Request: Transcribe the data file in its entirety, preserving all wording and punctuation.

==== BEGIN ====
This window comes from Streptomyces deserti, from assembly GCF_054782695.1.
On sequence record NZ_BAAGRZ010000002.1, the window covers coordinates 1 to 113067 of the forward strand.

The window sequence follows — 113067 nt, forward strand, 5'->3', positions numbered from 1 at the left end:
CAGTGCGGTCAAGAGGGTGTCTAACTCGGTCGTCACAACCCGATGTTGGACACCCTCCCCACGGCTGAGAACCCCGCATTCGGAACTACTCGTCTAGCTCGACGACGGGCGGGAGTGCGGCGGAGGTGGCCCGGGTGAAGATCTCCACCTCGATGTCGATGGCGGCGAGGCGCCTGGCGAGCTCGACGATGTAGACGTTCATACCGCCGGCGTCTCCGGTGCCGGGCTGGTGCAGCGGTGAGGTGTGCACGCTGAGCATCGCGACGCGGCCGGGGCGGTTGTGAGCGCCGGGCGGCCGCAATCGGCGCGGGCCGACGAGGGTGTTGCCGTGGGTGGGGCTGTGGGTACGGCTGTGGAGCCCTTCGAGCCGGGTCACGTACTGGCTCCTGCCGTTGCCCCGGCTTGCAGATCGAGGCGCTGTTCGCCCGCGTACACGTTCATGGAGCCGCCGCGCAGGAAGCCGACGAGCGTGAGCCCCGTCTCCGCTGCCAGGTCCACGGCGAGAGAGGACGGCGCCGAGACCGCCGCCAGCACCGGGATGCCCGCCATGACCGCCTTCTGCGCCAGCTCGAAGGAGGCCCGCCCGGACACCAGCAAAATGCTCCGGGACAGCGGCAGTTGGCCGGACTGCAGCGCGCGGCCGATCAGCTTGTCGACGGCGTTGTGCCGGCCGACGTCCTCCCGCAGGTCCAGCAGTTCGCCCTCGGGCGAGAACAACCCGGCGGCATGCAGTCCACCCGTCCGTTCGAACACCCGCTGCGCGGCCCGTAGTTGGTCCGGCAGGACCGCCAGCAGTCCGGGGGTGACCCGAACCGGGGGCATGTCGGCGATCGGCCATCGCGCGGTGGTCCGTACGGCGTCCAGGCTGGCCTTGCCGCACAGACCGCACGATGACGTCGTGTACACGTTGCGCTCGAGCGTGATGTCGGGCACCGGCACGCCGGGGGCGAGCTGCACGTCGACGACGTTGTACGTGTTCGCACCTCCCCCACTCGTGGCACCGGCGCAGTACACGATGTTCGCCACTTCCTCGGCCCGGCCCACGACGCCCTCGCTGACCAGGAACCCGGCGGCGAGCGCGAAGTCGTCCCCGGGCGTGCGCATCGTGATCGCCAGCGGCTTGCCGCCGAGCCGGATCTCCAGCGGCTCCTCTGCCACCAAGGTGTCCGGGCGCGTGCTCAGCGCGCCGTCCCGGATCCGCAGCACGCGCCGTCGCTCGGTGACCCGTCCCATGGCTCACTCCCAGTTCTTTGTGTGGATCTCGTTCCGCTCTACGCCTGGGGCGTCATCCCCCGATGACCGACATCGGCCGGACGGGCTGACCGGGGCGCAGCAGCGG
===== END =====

This window comes from Streptomyces deserti, from assembly GCF_054782695.1.
On sequence record NZ_BAAGRZ010000002.1, the window covers coordinates 1 to 113067 of the forward strand.

The window sequence follows — 113067 nt, forward strand, 5'->3', positions numbered from 1 at the left end:
CAGTGCGGTCAAGAGGGTGTCTAACTCGGTCGTCACAACCCGATGTTGGACACCCTCCCCACGGCTGAGAACCCCGCATTCGGAACTACTCGTCTAGCTCGACGACGGGCGGGAGTGCGGCGGAGGTGGCCCGGGTGAAGATCTCCACCTCGATGTCGATGGCGGCGAGGCGCCTGGCGAGCTCGACGATGTAGACGTTCATACCGCCGGCGTCTCCGGTGCCGGGCTGGTGCAGCGGTGAGGTGTGCACGCTGAGCATCGCGACGCGGCCGGGGCGGTTGTGAGCGCCGGGCGGCCGCAATCGGCGCGGGCCGACGAGGGTGTTGCCGTGGGTGGGGCTGTGGGTACGGCTGTGGAGCCCTTCGAGCCGGGTCACGTACTGGCTCCTGCCGTTGCCCCGGCTTGCAGATCGAGGCGCTGTTCGCCCGCGTACACGTTCATGGAGCCGCCGCGCAGGAAGCCGACGAGCGTGAGCCCCGTCTCCGCTGCCAGGTCCACGGCGAGAGAGGACGGCGCCGAGACCGCCGCCAGCACCGGGATGCCCGCCATGACCGCCTTCTGCGCCAGCTCGAAGGAGGCCCGCCCGGACACCAGCAAAATGCTCCGGGACAGCGGCAGTTGGCCGGACTGCAGCGCGCGGCCGATCAGCTTGTCGACGGCGTTGTGCCGGCCGACGTCCTCCCGCAGGTCCAGCAGTTCGCCCTCGGGCGAGAACAACCCGGCGGCATGCAGTCCACCCGTCCGTTCGAACACCCGCTGCGCGGCCCGTAGTTGGTCCGGCAGGACCGCCAGCAGTCCGGGGGTGACCCGAACCGGGGGCATGTCGGCGATCGGCCATCGCGCGGTGGTCCGTACGGCGTCCAGGCTGGCCTTGCCGCACAGACCGCACGATGACGTCGTGTACACGTTGCGCTCGAGCGTGATGTCGGGCACCGGCACGCCGGGGGCGAGCTGCACGTCGACGACGTTGTACGTGTTCGCACCTCCCCCACTCGTGGCACCGGCGCAGTACACGATGTTCGCCACTTCCTCGGCCCGGCCCACGACGCCCTCGCTGACCAGGAACCCGGCGGCGAGCGCGAAGTCGTCCCCGGGCGTGCGCATCGTGATCGCCAGCGGCTTGCCGCCGAGCCGGATCTCCAGCGGCTCCTCTGCCACCAAGGTGTCCGGGCGCGTGCTCAGCGCGCCGTCCCGGATCCGCAGCACGCGCCGTCGCTCGGTGACCCGTCCCATGGCTCACTCCCAGTTCTTTGTGTGGATCTCGTTCCGCTCTACGCCTGGGGCGTCATCCCCCGATGACCGACATCGGCCGGACGGGCTGACCGGGGCGCAGCAGCGG